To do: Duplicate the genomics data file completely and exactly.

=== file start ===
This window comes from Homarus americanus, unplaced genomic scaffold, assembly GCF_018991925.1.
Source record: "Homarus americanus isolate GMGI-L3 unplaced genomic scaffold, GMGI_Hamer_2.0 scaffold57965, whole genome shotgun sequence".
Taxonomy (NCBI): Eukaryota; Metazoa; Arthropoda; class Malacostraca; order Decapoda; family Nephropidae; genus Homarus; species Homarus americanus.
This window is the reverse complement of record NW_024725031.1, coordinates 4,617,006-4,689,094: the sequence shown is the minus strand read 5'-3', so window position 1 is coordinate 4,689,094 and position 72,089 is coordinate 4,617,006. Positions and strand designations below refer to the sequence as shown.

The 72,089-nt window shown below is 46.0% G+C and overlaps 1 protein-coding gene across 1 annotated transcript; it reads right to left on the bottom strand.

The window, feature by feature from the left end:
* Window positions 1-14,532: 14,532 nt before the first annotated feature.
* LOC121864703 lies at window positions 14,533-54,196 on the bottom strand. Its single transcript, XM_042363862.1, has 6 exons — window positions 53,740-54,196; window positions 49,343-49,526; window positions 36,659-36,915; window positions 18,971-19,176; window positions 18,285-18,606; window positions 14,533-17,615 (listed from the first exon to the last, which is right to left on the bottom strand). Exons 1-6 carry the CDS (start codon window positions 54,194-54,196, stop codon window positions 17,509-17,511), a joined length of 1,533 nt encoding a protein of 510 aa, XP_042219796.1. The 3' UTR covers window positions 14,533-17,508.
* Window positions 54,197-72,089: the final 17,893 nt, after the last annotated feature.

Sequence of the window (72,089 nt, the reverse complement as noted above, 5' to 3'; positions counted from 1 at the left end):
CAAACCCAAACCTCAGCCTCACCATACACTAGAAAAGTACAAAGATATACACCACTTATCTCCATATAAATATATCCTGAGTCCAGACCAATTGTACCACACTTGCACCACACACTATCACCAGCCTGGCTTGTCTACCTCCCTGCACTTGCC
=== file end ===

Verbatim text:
This window comes from Homarus americanus, unplaced genomic scaffold, assembly GCF_018991925.1.
Source record: "Homarus americanus isolate GMGI-L3 unplaced genomic scaffold, GMGI_Hamer_2.0 scaffold57965, whole genome shotgun sequence".
Taxonomy (NCBI): Eukaryota; Metazoa; Arthropoda; class Malacostraca; order Decapoda; family Nephropidae; genus Homarus; species Homarus americanus.
This window is the reverse complement of record NW_024725031.1, coordinates 4,617,006-4,689,094: the sequence shown is the minus strand read 5'-3', so window position 1 is coordinate 4,689,094 and position 72,089 is coordinate 4,617,006. Positions and strand designations below refer to the sequence as shown.

The 72,089-nt window shown below is 46.0% G+C and overlaps 1 protein-coding gene across 1 annotated transcript; it reads right to left on the bottom strand.

The window, feature by feature from the left end:
* Window positions 1-14,532: 14,532 nt before the first annotated feature.
* LOC121864703 lies at window positions 14,533-54,196 on the bottom strand. Its single transcript, XM_042363862.1, has 6 exons — window positions 53,740-54,196; window positions 49,343-49,526; window positions 36,659-36,915; window positions 18,971-19,176; window positions 18,285-18,606; window positions 14,533-17,615 (listed from the first exon to the last, which is right to left on the bottom strand). Exons 1-6 carry the CDS (start codon window positions 54,194-54,196, stop codon window positions 17,509-17,511), a joined length of 1,533 nt encoding a protein of 510 aa, XP_042219796.1. The 3' UTR covers window positions 14,533-17,508.
* Window positions 54,197-72,089: the final 17,893 nt, after the last annotated feature.

Sequence of the window (72,089 nt, the reverse complement as noted above, 5' to 3'; positions counted from 1 at the left end):
CAAACCCAAACCTCAGCCTCACCATACACTAGAAAAGTACAAAGATATACACCACTTATCTCCATATAAATATATCCTGAGTCCAGACCAATTGTACCACACTTGCACCACACACTATCACCAGCCTGGCTTGTCTACCTCCCTGCACTTGCC